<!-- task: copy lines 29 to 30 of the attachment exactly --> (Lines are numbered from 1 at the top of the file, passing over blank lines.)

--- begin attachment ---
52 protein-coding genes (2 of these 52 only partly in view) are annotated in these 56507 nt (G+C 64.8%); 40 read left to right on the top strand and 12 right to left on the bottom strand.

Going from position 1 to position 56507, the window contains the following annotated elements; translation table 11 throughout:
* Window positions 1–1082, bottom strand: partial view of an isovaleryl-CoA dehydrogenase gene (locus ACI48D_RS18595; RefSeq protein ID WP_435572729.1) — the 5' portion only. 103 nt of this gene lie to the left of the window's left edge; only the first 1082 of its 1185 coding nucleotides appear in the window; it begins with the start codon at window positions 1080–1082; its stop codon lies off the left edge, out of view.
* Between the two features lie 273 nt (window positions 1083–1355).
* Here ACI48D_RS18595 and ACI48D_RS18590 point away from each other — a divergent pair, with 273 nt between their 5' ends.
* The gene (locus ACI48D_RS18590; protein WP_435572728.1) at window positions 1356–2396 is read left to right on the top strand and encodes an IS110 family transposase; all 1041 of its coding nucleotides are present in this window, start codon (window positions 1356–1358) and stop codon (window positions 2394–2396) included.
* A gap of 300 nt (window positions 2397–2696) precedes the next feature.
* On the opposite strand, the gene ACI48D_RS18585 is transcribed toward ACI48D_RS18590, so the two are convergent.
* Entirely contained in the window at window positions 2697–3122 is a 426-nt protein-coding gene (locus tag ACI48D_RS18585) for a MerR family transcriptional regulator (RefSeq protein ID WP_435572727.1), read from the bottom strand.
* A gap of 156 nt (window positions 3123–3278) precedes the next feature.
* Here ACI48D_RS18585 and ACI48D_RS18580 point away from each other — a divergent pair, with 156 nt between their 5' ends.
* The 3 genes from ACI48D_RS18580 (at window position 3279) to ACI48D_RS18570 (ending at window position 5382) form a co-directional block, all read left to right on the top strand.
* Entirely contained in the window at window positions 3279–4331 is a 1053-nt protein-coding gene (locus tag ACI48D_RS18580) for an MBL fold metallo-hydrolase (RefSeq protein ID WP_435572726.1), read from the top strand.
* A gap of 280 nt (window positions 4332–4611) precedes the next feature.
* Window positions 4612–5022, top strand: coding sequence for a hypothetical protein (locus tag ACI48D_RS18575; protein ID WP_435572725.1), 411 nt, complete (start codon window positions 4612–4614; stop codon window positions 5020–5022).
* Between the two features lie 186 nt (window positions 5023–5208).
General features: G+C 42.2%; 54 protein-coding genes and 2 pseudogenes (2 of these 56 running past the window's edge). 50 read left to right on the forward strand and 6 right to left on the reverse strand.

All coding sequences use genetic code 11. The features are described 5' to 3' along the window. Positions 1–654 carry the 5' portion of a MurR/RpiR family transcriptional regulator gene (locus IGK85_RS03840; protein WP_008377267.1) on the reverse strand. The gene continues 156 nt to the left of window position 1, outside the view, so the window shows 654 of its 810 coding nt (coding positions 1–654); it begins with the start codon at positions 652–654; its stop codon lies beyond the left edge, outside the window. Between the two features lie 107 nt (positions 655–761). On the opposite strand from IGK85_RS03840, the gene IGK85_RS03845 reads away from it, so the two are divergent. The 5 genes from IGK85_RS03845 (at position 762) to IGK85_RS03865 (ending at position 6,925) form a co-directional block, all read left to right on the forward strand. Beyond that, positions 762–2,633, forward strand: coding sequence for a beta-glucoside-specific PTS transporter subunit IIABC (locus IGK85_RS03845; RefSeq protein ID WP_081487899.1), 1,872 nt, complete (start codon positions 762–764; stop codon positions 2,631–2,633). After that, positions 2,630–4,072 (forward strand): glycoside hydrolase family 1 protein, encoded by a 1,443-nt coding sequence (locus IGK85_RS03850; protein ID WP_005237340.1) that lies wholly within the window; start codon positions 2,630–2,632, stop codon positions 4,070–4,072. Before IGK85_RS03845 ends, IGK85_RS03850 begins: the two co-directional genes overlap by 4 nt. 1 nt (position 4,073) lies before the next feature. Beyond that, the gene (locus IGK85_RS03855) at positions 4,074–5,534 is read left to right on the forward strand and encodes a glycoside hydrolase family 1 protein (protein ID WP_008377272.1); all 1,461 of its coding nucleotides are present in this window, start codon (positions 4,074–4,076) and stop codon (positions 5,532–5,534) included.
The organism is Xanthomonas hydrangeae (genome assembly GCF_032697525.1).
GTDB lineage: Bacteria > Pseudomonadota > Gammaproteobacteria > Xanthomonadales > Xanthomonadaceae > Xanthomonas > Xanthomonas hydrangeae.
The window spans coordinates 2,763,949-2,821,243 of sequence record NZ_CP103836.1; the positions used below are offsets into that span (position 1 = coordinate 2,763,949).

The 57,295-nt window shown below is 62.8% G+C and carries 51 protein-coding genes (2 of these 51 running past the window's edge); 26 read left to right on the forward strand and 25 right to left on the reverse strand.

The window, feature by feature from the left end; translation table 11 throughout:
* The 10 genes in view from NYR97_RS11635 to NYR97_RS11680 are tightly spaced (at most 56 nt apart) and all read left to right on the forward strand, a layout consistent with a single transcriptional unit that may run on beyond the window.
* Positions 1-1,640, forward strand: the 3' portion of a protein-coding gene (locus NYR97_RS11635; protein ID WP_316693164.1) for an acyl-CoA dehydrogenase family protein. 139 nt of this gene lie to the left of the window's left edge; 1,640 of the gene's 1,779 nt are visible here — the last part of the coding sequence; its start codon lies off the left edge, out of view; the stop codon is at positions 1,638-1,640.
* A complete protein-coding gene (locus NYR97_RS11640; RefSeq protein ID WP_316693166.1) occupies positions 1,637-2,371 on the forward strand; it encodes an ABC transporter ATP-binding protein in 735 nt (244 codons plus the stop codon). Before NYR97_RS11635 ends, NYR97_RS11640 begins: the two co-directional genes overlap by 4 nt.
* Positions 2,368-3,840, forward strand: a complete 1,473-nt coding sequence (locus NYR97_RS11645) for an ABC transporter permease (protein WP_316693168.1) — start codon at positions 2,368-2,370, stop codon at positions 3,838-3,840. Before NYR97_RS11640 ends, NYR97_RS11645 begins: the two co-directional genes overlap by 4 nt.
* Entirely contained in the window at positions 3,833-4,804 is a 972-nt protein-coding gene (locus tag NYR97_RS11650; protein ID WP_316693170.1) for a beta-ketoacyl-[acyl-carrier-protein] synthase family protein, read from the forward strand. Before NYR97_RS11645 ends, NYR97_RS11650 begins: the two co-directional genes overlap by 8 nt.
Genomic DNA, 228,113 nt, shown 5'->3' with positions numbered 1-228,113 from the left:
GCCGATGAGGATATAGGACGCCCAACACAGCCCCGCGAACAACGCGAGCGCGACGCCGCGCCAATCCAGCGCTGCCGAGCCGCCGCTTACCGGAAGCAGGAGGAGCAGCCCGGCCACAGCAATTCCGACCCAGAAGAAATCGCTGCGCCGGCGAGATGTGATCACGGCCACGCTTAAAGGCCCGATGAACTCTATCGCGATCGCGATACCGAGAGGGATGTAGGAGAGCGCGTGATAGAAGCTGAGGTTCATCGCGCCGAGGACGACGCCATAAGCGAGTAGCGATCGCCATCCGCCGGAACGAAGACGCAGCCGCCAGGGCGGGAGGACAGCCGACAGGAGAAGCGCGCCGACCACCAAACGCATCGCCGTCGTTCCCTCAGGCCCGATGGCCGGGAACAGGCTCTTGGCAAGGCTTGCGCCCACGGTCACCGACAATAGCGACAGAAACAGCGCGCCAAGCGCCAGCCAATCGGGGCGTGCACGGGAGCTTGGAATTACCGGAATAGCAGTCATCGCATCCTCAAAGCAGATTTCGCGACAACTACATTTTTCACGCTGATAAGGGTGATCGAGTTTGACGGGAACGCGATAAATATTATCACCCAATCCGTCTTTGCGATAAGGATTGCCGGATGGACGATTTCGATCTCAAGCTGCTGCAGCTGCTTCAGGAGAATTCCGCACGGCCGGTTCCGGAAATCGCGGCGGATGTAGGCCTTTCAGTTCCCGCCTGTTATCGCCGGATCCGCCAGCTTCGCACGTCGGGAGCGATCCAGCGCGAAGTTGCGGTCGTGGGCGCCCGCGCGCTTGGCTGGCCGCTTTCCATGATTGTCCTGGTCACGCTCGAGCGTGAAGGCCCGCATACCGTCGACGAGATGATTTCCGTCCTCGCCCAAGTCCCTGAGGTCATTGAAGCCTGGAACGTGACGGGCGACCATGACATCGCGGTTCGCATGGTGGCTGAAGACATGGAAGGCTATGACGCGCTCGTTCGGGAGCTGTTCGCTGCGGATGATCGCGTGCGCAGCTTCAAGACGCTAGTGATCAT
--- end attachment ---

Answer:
Genomic DNA, 228,113 nt, shown 5'->3' with positions numbered 1-228,113 from the left:
GCCGATGAGGATATAGGACGCCCAACACAGCCCCGCGAACAACGCGAGCGCGACGCCGCGCCAATCCAGCGCTGCCGAGCCGCCGCTTACCGGAAGCAGGAGGAGCAGCCCGGCCACAGCAATTCCGACCCAGAAGAAATCGCTGCGCCGGCGAGATGTGATCACGGCCACGCTTAAAGGCCCGATGAACTCTATCGCGATCGCGATACCGAGAGGGATGTAGGAGAGCGCGTGATAGAAGCTGAGGTTCATCGCGCCGAGGACGACGCCATAAGCGAGTAGCGATCGCCATCCGCCGGAACGAAGACGCAGCCGCCAGGGCGGGAGGACAGCCGACAGGAGAAGCGCGCCGACCACCAAACGCATCGCCGTCGTTCCCTCAGGCCCGATGGCCGGGAACAGGCTCTTGGCAAGGCTTGCGCCCACGGTCACCGACAATAGCGACAGAAACAGCGCGCCAAGCGCCAGCCAATCGGGGCGTGCACGGGAGCTTGGAATTACCGGAATAGCAGTCATCGCATCCTCAAAGCAGATTTCGCGACAACTACATTTTTCACGCTGATAAGGGTGATCGAGTTTGACGGGAACGCGATAAATATTATCACCCAATCCGTCTTTGCGATAAGGATTGCCGGATGGACGATTTCGATCTCAAGCTGCTGCAGCTGCTTCAGGAGAATTCCGCACGGCCGGTTCCGGAAATCGCGGCGGATGTAGGCCTTTCAGTTCCCGCCTGTTATCGCCGGATCCGCCAGCTTCGCACGTCGGGAGCGATCCAGCGCGAAGTTGCGGTCGTGGGCGCCCGCGCGCTTGGCTGGCCGCTTTCCATGATTGTCCTGGTCACGCTCGAGCGTGAAGGCCCGCATACCGTCGACGAGATGATTTCCGTCCTCGCCCAAGTCCCTGAGGTCATTGAAGCCTGGAACGTGACGGGCGACCATGACATCGCGGTTCGCATGGTGGCTGAAGACATGGAAGGCTATGACGCGCTCGTTCGGGAGCTGTTCGCTGCGGATGATCGCGTGCGCAGCTTCAAGACGCTAGTGATCAT